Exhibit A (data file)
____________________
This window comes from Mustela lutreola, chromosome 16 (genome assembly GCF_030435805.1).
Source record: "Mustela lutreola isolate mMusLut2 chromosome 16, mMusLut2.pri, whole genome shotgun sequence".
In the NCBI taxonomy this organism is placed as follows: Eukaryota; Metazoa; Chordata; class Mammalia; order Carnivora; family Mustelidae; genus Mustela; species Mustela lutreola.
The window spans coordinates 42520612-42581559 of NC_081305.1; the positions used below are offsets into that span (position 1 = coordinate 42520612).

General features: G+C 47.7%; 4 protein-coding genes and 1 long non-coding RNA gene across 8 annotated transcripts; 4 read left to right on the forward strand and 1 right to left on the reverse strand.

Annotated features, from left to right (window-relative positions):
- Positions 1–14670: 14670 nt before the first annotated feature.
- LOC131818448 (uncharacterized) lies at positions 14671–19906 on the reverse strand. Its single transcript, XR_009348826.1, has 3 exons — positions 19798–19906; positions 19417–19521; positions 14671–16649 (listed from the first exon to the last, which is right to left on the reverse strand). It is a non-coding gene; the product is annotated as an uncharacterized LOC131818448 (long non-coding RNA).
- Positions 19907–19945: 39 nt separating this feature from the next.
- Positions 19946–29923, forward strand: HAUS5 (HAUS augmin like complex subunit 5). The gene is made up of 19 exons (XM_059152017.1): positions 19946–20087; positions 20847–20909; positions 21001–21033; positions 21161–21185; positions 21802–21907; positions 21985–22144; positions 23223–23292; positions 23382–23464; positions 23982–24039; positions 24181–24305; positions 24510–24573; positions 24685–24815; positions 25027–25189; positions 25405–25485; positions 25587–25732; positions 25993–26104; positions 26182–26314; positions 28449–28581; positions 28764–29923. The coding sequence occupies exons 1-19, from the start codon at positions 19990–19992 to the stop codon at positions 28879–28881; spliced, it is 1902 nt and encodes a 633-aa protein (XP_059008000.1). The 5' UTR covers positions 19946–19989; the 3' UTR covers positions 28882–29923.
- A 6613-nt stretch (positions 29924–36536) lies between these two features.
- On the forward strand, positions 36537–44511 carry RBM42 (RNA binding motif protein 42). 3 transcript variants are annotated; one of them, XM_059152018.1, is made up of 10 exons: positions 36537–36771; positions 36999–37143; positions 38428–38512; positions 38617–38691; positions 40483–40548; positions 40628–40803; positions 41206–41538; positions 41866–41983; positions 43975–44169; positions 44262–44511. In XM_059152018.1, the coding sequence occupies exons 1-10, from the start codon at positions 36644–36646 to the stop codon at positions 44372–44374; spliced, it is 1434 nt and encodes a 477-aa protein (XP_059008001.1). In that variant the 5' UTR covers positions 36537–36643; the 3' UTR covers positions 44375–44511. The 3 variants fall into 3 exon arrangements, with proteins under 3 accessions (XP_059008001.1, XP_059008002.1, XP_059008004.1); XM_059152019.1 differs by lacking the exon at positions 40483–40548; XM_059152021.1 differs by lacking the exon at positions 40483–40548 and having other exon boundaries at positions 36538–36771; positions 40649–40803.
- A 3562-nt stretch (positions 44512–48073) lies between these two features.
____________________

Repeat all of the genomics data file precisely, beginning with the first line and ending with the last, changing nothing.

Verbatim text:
This window comes from Mustela lutreola, chromosome 16 (genome assembly GCF_030435805.1).
Source record: "Mustela lutreola isolate mMusLut2 chromosome 16, mMusLut2.pri, whole genome shotgun sequence".
In the NCBI taxonomy this organism is placed as follows: Eukaryota; Metazoa; Chordata; class Mammalia; order Carnivora; family Mustelidae; genus Mustela; species Mustela lutreola.
The window spans coordinates 42520612-42581559 of NC_081305.1; the positions used below are offsets into that span (position 1 = coordinate 42520612).

General features: G+C 47.7%; 4 protein-coding genes and 1 long non-coding RNA gene across 8 annotated transcripts; 4 read left to right on the forward strand and 1 right to left on the reverse strand.

Annotated features, from left to right (window-relative positions):
- Positions 1–14670: 14670 nt before the first annotated feature.
- LOC131818448 (uncharacterized) lies at positions 14671–19906 on the reverse strand. Its single transcript, XR_009348826.1, has 3 exons — positions 19798–19906; positions 19417–19521; positions 14671–16649 (listed from the first exon to the last, which is right to left on the reverse strand). It is a non-coding gene; the product is annotated as an uncharacterized LOC131818448 (long non-coding RNA).
- Positions 19907–19945: 39 nt separating this feature from the next.
- Positions 19946–29923, forward strand: HAUS5 (HAUS augmin like complex subunit 5). The gene is made up of 19 exons (XM_059152017.1): positions 19946–20087; positions 20847–20909; positions 21001–21033; positions 21161–21185; positions 21802–21907; positions 21985–22144; positions 23223–23292; positions 23382–23464; positions 23982–24039; positions 24181–24305; positions 24510–24573; positions 24685–24815; positions 25027–25189; positions 25405–25485; positions 25587–25732; positions 25993–26104; positions 26182–26314; positions 28449–28581; positions 28764–29923. The coding sequence occupies exons 1-19, from the start codon at positions 19990–19992 to the stop codon at positions 28879–28881; spliced, it is 1902 nt and encodes a 633-aa protein (XP_059008000.1). The 5' UTR covers positions 19946–19989; the 3' UTR covers positions 28882–29923.
- A 6613-nt stretch (positions 29924–36536) lies between these two features.
- On the forward strand, positions 36537–44511 carry RBM42 (RNA binding motif protein 42). 3 transcript variants are annotated; one of them, XM_059152018.1, is made up of 10 exons: positions 36537–36771; positions 36999–37143; positions 38428–38512; positions 38617–38691; positions 40483–40548; positions 40628–40803; positions 41206–41538; positions 41866–41983; positions 43975–44169; positions 44262–44511. In XM_059152018.1, the coding sequence occupies exons 1-10, from the start codon at positions 36644–36646 to the stop codon at positions 44372–44374; spliced, it is 1434 nt and encodes a 477-aa protein (XP_059008001.1). In that variant the 5' UTR covers positions 36537–36643; the 3' UTR covers positions 44375–44511. The 3 variants fall into 3 exon arrangements, with proteins under 3 accessions (XP_059008001.1, XP_059008002.1, XP_059008004.1); XM_059152019.1 differs by lacking the exon at positions 40483–40548; XM_059152021.1 differs by lacking the exon at positions 40483–40548 and having other exon boundaries at positions 36538–36771; positions 40649–40803.
- A 3562-nt stretch (positions 44512–48073) lies between these two features.